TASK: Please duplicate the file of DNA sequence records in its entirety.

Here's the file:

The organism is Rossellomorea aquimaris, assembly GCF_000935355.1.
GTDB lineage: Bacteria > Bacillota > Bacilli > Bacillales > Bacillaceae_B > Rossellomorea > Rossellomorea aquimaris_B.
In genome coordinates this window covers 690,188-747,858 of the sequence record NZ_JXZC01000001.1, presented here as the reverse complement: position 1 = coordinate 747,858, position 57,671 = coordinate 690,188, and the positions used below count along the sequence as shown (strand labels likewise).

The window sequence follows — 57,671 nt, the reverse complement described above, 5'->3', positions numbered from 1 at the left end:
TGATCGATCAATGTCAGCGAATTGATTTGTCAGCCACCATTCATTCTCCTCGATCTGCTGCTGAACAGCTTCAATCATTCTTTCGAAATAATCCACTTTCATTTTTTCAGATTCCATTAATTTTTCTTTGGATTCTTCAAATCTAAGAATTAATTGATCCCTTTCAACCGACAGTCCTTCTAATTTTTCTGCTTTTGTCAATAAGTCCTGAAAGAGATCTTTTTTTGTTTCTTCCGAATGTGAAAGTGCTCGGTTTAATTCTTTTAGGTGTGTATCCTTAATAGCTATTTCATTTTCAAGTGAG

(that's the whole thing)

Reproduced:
The organism is Rossellomorea aquimaris, assembly GCF_000935355.1.
GTDB lineage: Bacteria > Bacillota > Bacilli > Bacillales > Bacillaceae_B > Rossellomorea > Rossellomorea aquimaris_B.
In genome coordinates this window covers 690,188-747,858 of the sequence record NZ_JXZC01000001.1, presented here as the reverse complement: position 1 = coordinate 747,858, position 57,671 = coordinate 690,188, and the positions used below count along the sequence as shown (strand labels likewise).

The window sequence follows — 57,671 nt, the reverse complement described above, 5'->3', positions numbered from 1 at the left end:
TGATCGATCAATGTCAGCGAATTGATTTGTCAGCCACCATTCATTCTCCTCGATCTGCTGCTGAACAGCTTCAATCATTCTTTCGAAATAATCCACTTTCATTTTTTCAGATTCCATTAATTTTTCTTTGGATTCTTCAAATCTAAGAATTAATTGATCCCTTTCAACCGACAGTCCTTCTAATTTTTCTGCTTTTGTCAATAAGTCCTGAAAGAGATCTTTTTTTGTTTCTTCCGAATGTGAAAGTGCTCGGTTTAATTCTTTTAGGTGTGTATCCTTAATAGCTATTTCATTTTCAAGTGAG